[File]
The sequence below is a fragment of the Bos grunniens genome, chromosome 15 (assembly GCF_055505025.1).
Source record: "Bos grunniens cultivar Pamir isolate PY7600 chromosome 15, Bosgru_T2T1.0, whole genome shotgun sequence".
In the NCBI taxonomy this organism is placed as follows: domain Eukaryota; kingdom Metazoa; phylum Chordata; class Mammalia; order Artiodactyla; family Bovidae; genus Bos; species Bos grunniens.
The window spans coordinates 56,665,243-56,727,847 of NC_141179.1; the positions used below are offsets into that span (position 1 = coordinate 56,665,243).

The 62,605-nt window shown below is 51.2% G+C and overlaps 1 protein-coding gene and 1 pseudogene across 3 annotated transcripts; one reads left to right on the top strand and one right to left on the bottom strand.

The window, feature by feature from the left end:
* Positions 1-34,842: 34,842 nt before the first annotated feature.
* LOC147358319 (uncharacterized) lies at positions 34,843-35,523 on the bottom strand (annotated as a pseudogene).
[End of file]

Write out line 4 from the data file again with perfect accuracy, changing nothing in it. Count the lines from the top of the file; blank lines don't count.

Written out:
The window spans coordinates 56,665,243-56,727,847 of NC_141179.1; the positions used below are offsets into that span (position 1 = coordinate 56,665,243).